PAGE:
There appears to be no end in sight for the Trudeau government’s pandemic spending spree.
In the first two months of its fiscal year, the federal government ran a deficit of $23.8 billion, according to the Finance Department’s regular fiscal monitor.
While the government points out that the $23.8 billion budgetary deficit is a significant drop from the $86.8 billion recorded over the same months in 2020 – when the pandemic first began and the government started implementing various COVID-19 support programs – critics are wondering when the government will reduce spending.
“Of course it’s good to see a smaller budget gap but this is still a massive deficit so the feds shouldn’t be patting themselves on the back,” said the Federal Director with the Canadian Taxpayers Federation Franco Terrazzano.
“We need to make sure all the temporary and costly COVID spending remains temporary because taxpayers can’t afford a repeat of 2020.”
Canada’s federal debt surpassed $1 trillion dollars this year following a frenzy of pandemic spending by the ruling Liberal government. Further, in its latest budget, the government revealed a whopping deficit of $354 billion with no plan to pay down the debt and balance the books.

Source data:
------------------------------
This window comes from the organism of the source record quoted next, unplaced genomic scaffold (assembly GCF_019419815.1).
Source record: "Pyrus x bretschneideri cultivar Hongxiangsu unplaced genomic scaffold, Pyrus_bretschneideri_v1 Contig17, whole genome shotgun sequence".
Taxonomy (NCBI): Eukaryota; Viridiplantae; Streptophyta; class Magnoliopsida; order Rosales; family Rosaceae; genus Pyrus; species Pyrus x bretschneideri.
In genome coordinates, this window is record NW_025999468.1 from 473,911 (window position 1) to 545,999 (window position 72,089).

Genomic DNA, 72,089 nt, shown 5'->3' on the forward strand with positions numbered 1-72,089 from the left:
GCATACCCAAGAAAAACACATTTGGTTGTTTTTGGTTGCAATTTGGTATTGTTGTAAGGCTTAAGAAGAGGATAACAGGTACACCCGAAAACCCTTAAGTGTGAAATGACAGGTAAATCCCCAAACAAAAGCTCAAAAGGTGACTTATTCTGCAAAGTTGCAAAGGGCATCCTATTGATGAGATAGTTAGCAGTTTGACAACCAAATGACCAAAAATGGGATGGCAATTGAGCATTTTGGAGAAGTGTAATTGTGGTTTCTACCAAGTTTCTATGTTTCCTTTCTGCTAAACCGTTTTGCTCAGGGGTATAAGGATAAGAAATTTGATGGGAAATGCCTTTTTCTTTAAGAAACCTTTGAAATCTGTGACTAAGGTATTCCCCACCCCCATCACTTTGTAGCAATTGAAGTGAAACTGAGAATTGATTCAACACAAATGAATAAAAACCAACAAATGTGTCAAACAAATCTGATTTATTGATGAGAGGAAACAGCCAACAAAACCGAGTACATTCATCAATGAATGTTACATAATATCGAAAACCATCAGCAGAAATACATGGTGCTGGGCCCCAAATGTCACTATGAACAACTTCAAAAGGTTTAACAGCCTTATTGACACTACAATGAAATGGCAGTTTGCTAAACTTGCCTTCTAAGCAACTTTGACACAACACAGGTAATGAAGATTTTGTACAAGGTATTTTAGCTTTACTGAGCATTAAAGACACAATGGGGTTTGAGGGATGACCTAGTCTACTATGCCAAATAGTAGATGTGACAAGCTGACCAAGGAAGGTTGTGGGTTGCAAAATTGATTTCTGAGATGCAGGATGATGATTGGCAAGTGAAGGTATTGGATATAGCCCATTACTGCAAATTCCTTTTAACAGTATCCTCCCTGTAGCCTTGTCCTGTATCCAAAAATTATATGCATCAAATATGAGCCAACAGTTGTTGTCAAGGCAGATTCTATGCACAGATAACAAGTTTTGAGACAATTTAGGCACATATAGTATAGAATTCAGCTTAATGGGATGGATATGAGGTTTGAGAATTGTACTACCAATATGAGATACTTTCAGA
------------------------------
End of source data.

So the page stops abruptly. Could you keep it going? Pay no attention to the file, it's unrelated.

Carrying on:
“Unfortunately, the Trudeau government doesn’t seem to be taking the $1-trillion debt problem seriously because we continue to see massive spending announcement after massive spending announcement,” said Terrazzano.
In its most recent Fiscal Sustainability Report, the Parliamentary Budget Office (PBO) warned that the federal government will not return to a balanced budget until 2070 if politicians do not curb spending.
In its estimate, the PBO says the government is projected to tack on an additional $2.7 trillion in debt before balancing the budget in 2070. Interest charged will cost Canadians approximately $3.8 trillion by 2070.